Miriam Lord’s Week: Who’s afraid of the big bad social bash?

Brave Barry Ward invites FG colleagues to his Covid-compliant engagement party

Senator Barry Ward is celebrating his engagement to fellow Fine Gaeler Aoife McLoughlin-Ngo.  Photograph: Nick Bradshaw

Senator Barry Ward is celebrating his engagement to fellow Fine Gaeler Aoife McLoughlin-Ngo. Photograph: Nick Bradshaw

 

It’s a brave Government politician who would organise a big social bash these days, inviting a shedload of Coalition leading lights to an evening of celebratory drinks and finger food in a highfalutin setting to celebrate his wonderful news.

Totally in compliance and above board the event may be, but still...

What could possibly go wrong?

The mere sight of this week’s invitation from south Dublin Senator Barry Ward will have had ministerial stomachs doing the twist. Barrister Barry is holding a party on Tuesday night in Dún Laoghaire’s Royal Irish Yacht Club to celebrate his engagement to fellow Fine Gaeler Aoife McLoughlin-Ngo. The guest list includes all the members of the Fine Gael parliamentary party along with most of the Seanad.

Complimentary valium and cold compresses will be provided at the door for those trembling FG politicians who chance it.

The loved-up pair were together at Fine Gael’s recent think-in; law graduate and former FG Oireachtas staffer Aoife, who hails from Dunshaughlin, works in headquarters and is the party’s national youth officer.

“It’s a very small, Covid-compliant occasion with all of it pretty much outdoors,” stresses Barry, who ran unsuccessfully for a seat in Dún Laoghaire at the last election. The couple haven’t set a date for the wedding. “We’re not that organised yet,” he says. “Probably next year.”

The bash will provide a welcome opportunity for his fellow Senators to relax and recuperate after their first day back in the Upper House after the summer recess. God love them, they’ll be shattered.

Former EU commissioner for trade Phil Hogan: enjoying Zapponegate? Photograph: Nick Bradshaw
Former EU commissioner for trade Phil Hogan: enjoying Zapponegate? Photograph: Nick Bradshaw

No worries for father-of-the-groom Big Phil

Where’s Big Phil these days? Once upon a time the former EU commissioner for trade was the go-to Mr Fixit for Fine Gael’s political big-hitters. Wily Phil Hogan was the man with the streetwise strategic advice at times of gathering crisis. But when Leo Varadkar and Simon Coveney clinically cut him adrift at the height of last year’s “golfgate” hysteria, effectively precipitating his departure from the commission, they also lost the ear of a hardbitten and shrewd tactician.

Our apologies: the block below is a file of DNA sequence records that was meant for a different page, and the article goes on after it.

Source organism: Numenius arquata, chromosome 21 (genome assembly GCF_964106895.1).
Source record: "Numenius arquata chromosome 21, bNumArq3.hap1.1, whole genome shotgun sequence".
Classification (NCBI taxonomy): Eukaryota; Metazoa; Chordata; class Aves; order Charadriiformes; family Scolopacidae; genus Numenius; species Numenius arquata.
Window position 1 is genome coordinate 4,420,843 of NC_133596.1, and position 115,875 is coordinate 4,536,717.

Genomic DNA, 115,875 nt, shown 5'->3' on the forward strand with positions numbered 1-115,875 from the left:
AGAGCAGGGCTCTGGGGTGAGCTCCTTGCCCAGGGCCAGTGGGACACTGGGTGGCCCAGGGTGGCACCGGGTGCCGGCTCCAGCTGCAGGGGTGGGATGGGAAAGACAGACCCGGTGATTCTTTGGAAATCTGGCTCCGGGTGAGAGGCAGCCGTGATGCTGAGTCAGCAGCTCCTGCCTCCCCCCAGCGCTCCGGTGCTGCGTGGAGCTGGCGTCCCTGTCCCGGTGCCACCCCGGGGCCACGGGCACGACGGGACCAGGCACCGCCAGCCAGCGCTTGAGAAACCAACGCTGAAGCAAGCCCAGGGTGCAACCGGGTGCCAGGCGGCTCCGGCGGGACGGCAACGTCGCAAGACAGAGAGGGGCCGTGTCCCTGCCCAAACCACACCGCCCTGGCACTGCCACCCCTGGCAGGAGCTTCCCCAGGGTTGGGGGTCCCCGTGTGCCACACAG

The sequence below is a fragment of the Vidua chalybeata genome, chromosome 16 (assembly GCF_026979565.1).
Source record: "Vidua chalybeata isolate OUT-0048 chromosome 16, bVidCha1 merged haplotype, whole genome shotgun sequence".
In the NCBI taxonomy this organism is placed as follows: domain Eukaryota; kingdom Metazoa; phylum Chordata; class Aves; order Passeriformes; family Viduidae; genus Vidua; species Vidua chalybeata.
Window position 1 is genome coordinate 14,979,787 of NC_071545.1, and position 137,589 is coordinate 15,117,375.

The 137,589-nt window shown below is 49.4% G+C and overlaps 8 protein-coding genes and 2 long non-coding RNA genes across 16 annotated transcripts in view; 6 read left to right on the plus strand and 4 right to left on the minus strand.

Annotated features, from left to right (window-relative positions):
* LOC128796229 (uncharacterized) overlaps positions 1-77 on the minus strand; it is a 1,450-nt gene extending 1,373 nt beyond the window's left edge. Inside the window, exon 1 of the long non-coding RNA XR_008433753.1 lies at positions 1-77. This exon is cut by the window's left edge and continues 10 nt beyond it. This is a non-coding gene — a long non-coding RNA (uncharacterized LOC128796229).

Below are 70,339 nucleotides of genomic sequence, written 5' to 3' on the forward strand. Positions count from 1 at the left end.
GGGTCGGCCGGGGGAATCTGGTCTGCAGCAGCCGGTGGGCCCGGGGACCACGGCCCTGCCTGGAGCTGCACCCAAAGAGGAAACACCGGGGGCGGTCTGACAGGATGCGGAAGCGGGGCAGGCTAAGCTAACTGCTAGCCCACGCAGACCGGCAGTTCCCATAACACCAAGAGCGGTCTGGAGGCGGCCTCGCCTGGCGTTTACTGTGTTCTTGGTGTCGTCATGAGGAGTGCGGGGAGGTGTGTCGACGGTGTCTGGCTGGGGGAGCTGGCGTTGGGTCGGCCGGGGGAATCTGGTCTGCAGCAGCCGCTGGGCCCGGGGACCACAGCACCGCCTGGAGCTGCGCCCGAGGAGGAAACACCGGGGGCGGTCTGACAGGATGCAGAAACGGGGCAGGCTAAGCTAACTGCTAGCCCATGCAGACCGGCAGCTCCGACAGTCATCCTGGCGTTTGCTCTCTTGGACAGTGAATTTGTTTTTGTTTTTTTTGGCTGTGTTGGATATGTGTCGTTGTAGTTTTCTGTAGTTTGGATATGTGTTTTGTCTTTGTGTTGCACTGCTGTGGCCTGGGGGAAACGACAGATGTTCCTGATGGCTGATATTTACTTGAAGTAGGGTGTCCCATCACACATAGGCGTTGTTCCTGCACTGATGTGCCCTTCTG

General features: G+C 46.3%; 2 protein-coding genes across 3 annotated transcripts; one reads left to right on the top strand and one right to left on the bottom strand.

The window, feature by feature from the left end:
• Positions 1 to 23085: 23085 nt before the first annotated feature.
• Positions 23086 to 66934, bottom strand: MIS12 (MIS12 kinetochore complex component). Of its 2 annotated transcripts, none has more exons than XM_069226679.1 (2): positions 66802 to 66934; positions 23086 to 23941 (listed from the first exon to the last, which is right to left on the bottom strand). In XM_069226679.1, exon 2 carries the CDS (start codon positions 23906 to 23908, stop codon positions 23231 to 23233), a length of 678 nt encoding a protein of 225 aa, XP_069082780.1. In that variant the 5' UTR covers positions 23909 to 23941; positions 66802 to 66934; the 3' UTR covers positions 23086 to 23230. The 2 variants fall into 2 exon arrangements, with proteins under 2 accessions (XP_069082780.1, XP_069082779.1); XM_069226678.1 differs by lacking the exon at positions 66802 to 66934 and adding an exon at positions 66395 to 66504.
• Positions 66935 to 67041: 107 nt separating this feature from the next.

It’s been a rough few weeks for Varadkar and Coveney. They could have done with a bit of no-nonsense direction from heavyweight Hogan.

In contrast, Hogan is in flying form. To say he was angry and hurt at the way he was treated by the party leadership would be an understatement, but he has moved on. He spent last weekend at the K Club, perhaps keeping an eye on the continuing spectacle and maybe taking a little pleasure in it.

He was having a lovely time at his son’s wedding while the pair who shafted him were squirming. It was a big wedding in as much as the restrictions allowed – a two-day affair, with a gathering in Meath for those guests who couldn’t be accommodated on the day due to the reduced numbers at the Kildare estate.

Fr Brian D’Arcy, a friend of the mother of the bride, officiated at the wedding ceremony.

Unlike his former party colleagues, Big Phil hadn’t a care in the world. His only regret was that he missed the Mayo match due to father-of-the-groom duties.

A tale in the sting for Fine Gael

The nonchalant way in which Sinn Féin’s Matt Carthy casually dropped Simon Harris’s name into the Dáil record while reading a scripted speech shocked many TDs on Wednesday night, and not just those on the Government benches. The deputy for Cavan-Monaghan – or whoever drafted his words – would have been aware that effectively accusing a serving Minister of breaking Cabinet confidentiality (and the law) is a very serious charge to make on the floor of the national parliament.

Deputy Carthy didn’t sound in the least bit put out when admitting in a radio interview the following day with RTÉ’s Justin McCarthy that he hasn’t any evidence to support his assertions that “Fine Gael were running a sting operation to expose that Simon Harris had leaked from the Cabinet meeting”.

Harris has vehemently denied the charge and is “seriously” thinking about lodging an official complaint.

The famous “sting” readied up by a Fine Gael TD – who has been named in some quarters as junior minister Patrick O’Donovan (he also vehemently denies the charge) – was designed to see if false information given during a phone conversation would make its way to a journalist. It did, minutes after the call. However, where is the link between the blabbermouth who ran straight to a hack with readied-up information from a conversation held outside of Cabinet and the person who snuck out details of the Zappone appointment while Cabinet was in session?

One TD remarked it was like the last supper with Judas and Jesus. Another compared it to the dinner scene in The Untouchables, but without the baseball bat

Carthy’s shameless “shoot first and ask questions later” approach may yet come back to bite him.

But the names of Harris and O’Donovan are out there and have been for some time. Which is why the sight of the Minister for Higher Education and the junior minister at the OPW dining and laughing together over lunch at the Fine Gael think-in in Trim was a source of great amusement last week.

One TD remarked it was like the last supper with Judas and Jesus. Another compared it to the dinner scene in The Untouchables, but without the baseball bat...

One of the main talking points at that think-in was the introduction of the Attorney General into the Zapponegate controversy. Paul Gallagher’s advice on the legality of the former minister’s soiree in the Merrion hotel (he said it fell within the guidelines for the number of people allowed at outdoor social events) saved party guest Leo Varadkar’s bacon.